Modernist roses for Sant Jordi

El 23 d'abril, The feast day of Sant Jordi (Saint George's Day) on 23 April is a perfect day to explore the amazing modernist heritage of the regions of Barcelona. With the rose as our leitmotif, we suggest a route taking in five must-see places for lovers of Catalan art nouveau, floral motifs and legends.

1. Palau Güell in Barcelona

We all know that plant and flower motifs have a strong presence in modernist ornamentation but few of us have realised how prominently roses feature in the works of architecture, painting, sculpture and decorative arts produced in Catalonia between the end of the 19th century and the first quarter of the 20th century. The Palau Güell in Barcelona is a good place to admire this flower in different formats and rendered through a variety of techniques, since there are roses hidden in furniture, mirrors, stained-glass windows, chairs… Keep your eyes peeled! This house, built for the Güell family by the architect Antoni Gaudí at the start of his career, stands out for its highly imaginative approach to light and space; it also contains superb pieces of furniture produced by Catalan decorators in the modernist period.


2. Torre Vila in Montcada i Reixac

There are also interesting modernist villas in Montcada i Reixac, since this town in the region of Vallès Occidental was one of the favourite destinations of middle-class families from Barcelona when it came to fleeing from the summer heat of the big city. It is precisely one of these houses, the Torre Vila, where we find a stunning stained-glass window featuring roses. Would you like to see it? Sign up for one of the modernist trails organised by the Municipal Museum and you'll discover the interior of this mansion built in 1905.


3. Cerdanyola Art Museum

More stained-glass windows with rose motifs, these ones in a blood-red shade, are to be found at the Cerdanyola Art Museum. They date from the period when this building was the summer residence of the Barcelona jeweller Evarist López, and were produced using acid-etched, cathedral and flashed glass. While you're there, make sure you don't miss the "The Ladies of Cerdanyola" triptych, one of the most important stained-glass works of the Catalan modernist period, now restored to its original position in this house.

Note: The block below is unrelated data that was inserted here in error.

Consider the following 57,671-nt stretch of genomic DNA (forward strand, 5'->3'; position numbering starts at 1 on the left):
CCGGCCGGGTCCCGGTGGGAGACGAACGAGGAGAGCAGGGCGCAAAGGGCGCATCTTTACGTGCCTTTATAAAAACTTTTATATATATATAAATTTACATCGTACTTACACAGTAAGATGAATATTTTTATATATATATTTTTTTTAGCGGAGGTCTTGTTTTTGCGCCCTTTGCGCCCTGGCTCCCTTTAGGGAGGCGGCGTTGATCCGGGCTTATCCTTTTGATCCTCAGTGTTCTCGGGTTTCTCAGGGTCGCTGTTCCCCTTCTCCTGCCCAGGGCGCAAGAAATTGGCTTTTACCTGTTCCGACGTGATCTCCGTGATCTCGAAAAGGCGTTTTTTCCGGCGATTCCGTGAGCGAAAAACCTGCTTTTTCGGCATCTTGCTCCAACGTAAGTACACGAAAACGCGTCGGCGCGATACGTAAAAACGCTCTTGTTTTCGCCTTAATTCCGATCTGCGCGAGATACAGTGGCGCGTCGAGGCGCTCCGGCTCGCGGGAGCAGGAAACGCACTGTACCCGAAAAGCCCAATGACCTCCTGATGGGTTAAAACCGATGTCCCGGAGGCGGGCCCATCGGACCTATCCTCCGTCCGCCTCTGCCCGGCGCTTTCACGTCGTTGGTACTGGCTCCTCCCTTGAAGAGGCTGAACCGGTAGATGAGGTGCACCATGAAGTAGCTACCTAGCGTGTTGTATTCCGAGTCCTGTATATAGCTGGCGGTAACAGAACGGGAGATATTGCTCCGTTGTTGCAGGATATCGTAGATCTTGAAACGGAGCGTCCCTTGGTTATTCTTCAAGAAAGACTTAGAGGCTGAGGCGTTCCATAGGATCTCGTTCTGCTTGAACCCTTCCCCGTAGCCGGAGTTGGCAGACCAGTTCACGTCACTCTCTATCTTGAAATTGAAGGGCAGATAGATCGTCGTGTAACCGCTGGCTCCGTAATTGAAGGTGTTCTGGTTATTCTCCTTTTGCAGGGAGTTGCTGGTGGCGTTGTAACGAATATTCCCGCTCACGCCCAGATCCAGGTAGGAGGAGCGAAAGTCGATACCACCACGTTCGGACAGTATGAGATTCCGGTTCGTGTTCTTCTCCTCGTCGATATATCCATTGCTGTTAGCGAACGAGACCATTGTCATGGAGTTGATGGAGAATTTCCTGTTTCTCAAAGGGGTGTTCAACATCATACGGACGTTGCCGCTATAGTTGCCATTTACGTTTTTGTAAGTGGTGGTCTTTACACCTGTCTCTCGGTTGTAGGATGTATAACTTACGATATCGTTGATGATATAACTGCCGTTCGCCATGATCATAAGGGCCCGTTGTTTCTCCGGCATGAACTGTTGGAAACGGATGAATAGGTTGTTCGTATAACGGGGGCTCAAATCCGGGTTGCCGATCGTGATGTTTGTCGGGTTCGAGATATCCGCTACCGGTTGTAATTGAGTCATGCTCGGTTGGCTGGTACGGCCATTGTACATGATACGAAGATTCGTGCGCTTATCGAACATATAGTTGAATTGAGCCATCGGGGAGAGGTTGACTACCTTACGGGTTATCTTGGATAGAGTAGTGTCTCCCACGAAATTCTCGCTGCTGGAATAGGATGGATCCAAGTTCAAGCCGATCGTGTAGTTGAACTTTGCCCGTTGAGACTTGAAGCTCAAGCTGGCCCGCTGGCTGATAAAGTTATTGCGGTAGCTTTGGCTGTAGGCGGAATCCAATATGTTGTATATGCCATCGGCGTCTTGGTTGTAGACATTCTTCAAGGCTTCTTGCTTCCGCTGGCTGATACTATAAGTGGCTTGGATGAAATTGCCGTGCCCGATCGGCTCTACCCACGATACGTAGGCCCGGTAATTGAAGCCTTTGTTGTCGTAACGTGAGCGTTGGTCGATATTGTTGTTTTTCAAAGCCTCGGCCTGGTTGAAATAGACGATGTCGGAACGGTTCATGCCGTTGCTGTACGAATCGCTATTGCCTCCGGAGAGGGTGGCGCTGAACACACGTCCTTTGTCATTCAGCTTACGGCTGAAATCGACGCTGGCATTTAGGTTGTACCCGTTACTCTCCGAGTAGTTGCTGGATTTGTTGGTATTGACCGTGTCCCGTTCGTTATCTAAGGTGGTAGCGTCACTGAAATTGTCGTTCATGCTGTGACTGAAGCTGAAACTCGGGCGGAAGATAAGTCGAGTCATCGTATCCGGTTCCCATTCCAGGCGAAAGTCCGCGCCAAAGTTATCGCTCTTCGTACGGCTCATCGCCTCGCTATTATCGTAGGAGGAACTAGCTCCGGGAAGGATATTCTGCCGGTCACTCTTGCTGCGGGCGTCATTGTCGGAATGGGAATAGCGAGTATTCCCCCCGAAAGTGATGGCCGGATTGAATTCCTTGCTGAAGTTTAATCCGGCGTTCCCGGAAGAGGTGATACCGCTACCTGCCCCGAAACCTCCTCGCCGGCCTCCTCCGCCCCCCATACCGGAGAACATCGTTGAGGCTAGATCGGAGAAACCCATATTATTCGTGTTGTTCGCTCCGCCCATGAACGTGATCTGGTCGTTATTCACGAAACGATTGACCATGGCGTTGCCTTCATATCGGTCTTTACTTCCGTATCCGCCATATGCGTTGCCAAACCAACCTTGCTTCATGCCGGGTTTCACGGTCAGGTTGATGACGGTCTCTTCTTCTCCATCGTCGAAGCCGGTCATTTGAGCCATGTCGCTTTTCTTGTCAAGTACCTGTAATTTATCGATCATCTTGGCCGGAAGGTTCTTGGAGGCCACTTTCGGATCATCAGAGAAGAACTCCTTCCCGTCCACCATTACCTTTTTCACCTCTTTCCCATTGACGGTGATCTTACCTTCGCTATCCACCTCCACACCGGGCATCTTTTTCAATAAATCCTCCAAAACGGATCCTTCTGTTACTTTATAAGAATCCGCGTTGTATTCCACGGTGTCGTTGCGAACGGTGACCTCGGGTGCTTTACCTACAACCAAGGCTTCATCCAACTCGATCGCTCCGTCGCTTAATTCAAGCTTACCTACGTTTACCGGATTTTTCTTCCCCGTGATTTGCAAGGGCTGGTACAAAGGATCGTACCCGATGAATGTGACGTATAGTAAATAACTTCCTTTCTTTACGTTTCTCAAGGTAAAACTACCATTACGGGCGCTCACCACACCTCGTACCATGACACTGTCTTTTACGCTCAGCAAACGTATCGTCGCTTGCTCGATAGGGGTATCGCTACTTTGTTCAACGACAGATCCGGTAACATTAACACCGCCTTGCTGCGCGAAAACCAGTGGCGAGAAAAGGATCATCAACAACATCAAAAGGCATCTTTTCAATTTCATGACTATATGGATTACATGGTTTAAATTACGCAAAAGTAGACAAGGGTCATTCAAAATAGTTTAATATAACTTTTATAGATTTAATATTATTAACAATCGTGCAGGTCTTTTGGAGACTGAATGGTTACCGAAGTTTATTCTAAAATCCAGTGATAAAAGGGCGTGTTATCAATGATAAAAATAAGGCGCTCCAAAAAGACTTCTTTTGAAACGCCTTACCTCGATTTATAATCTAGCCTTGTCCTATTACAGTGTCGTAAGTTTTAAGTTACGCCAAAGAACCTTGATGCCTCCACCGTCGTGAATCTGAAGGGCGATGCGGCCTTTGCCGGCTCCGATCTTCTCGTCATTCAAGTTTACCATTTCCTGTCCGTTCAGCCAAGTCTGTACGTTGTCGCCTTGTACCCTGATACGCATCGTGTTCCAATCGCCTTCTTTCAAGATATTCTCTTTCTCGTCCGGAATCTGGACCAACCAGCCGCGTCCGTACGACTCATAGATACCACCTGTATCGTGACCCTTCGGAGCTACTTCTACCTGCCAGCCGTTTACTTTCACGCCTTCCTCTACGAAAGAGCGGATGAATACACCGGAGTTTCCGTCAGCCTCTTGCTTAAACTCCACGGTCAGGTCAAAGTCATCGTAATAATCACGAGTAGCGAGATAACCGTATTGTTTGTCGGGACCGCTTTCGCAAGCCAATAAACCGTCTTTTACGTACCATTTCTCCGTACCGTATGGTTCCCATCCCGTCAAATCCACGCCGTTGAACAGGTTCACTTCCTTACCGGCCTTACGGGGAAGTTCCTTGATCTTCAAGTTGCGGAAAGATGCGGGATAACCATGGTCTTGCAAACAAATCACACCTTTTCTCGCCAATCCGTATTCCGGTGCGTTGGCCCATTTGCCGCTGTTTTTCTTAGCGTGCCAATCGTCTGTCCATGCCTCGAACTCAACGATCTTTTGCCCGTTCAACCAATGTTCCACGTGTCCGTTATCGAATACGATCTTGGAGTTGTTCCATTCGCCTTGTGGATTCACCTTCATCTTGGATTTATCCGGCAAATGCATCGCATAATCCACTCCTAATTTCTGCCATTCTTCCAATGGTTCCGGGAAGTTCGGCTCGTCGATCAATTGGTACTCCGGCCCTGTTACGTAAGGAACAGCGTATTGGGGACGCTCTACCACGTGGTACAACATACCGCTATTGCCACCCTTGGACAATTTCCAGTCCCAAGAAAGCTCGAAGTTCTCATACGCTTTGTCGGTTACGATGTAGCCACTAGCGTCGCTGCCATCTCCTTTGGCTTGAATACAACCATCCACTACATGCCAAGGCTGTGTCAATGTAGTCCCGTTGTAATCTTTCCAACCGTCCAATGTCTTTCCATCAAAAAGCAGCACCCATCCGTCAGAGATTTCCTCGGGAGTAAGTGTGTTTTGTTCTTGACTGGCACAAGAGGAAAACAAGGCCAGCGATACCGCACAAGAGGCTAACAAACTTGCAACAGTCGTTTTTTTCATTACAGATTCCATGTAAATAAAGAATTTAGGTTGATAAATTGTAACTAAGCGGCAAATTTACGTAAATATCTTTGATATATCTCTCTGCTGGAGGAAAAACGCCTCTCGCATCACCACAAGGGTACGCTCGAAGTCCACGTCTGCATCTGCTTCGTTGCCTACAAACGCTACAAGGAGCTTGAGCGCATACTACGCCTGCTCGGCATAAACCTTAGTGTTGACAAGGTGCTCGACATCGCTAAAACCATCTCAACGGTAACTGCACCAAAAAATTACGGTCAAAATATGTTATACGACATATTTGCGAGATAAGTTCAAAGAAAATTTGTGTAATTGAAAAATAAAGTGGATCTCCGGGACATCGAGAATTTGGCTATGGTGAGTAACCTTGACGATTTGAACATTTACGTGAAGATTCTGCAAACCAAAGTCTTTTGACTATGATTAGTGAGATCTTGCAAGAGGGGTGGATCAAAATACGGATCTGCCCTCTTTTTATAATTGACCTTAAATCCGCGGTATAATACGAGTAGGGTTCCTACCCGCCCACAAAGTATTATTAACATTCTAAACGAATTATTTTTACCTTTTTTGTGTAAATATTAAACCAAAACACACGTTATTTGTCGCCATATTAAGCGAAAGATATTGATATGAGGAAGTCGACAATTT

4. Can Tinturé Museum in Esplugues de Llobregat

The Can Tinturé Museum in Esplugues de Llobregat houses an intriguing collection of ceramic pieces with rose motifs composed of two distinct groups: on the one hand, three pieces in relief featuring a voluptuous rose in all its splendour and, on the other hand, three tiles with a very simple and stylised drawing. They were produced at "La Rajoleta", the old Pujol i Bausis ceramics factory, which during the modernist period manufactured tiles for many of the great architects of the time. That's right, it counted Gaudí, Domènech i Montaner, Puig i Cadafalch, Raspall and Sagnier among its customers!

5. Terrassa Textil Museum

In the regions of Barcelona, modernism was most evident in its transformation of architecture and the decorative arts, but it also exerted an influence on other disciplines, such as painting, sculpture, literature, music, graphic design and even the fashions of the time. You can see for yourself at the Terrassa Textile Museum, whose collection of clothing and fabrics is a joy to behold. It brings together masterpieces produced by Catalan companies, artists and designers at the end of the 19th century and the turn of the 20th century, and roses (both embroidered and knitted) are featured in various items.

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